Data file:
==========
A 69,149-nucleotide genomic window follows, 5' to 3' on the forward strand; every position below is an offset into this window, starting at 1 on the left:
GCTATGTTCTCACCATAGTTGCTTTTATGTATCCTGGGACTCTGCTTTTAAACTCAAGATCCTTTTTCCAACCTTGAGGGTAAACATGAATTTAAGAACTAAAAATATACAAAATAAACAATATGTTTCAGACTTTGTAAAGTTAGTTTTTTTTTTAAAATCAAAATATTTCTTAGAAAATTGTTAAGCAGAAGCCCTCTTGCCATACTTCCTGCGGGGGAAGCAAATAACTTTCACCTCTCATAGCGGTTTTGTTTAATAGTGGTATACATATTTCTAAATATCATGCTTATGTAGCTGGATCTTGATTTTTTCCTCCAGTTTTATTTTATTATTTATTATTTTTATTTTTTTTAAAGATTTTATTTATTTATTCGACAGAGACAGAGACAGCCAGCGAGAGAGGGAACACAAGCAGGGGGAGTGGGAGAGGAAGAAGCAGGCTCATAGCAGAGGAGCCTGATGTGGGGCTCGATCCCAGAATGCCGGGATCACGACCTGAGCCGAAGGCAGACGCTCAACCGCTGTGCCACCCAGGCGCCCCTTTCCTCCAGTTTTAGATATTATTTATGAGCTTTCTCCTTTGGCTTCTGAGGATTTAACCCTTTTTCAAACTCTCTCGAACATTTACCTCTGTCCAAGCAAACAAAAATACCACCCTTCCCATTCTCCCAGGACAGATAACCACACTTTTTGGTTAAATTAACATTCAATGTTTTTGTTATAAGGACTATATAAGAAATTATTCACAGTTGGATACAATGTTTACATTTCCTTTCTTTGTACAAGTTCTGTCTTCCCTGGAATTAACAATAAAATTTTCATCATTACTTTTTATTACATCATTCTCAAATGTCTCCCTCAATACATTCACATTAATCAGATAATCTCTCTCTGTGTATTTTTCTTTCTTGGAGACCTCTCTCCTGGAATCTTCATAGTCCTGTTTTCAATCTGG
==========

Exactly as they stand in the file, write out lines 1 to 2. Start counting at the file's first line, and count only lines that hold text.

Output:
A 69,149-nucleotide genomic window follows, 5' to 3' on the forward strand; every position below is an offset into this window, starting at 1 on the left:
GCTATGTTCTCACCATAGTTGCTTTTATGTATCCTGGGACTCTGCTTTTAAACTCAAGATCCTTTTTCCAACCTTGAGGGTAAACATGAATTTAAGAACTAAAAATATACAAAATAAACAATATGTTTCAGACTTTGTAAAGTTAGTTTTTTTTTTAAAATCAAAATATTTCTTAGAAAATTGTTAAGCAGAAGCCCTCTTGCCATACTTCCTGCGGGGGAAGCAAATAACTTTCACCTCTCATAGCGGTTTTGTTTAATAGTGGTATACATATTTCTAAATATCATGCTTATGTAGCTGGATCTTGATTTTTTCCTCCAGTTTTATTTTATTATTTATTATTTTTATTTTTTTTAAAGATTTTATTTATTTATTCGACAGAGACAGAGACAGCCAGCGAGAGAGGGAACACAAGCAGGGGGAGTGGGAGAGGAAGAAGCAGGCTCATAGCAGAGGAGCCTGATGTGGGGCTCGATCCCAGAATGCCGGGATCACGACCTGAGCCGAAGGCAGACGCTCAACCGCTGTGCCACCCAGGCGCCCCTTTCCTCCAGTTTTAGATATTATTTATGAGCTTTCTCCTTTGGCTTCTGAGGATTTAACCCTTTTTCAAACTCTCTCGAACATTTACCTCTGTCCAAGCAAACAAAAATACCACCCTTCCCATTCTCCCAGGACAGATAACCACACTTTTTGGTTAAATTAACATTCAATGTTTTTGTTATAAGGACTATATAAGAAATTATTCACAGTTGGATACAATGTTTACATTTCCTTTCTTTGTACAAGTTCTGTCTTCCCTGGAATTAACAATAAAATTTTCATCATTACTTTTTATTACATCATTCTCAAATGTCTCCCTCAATACATTCACATTAATCAGATAATCTCTCTCTGTGTATTTTTCTTTCTTGGAGACCTCTCTCCTGGAATCTTCATAGTCCTGTTTTCAATCTGG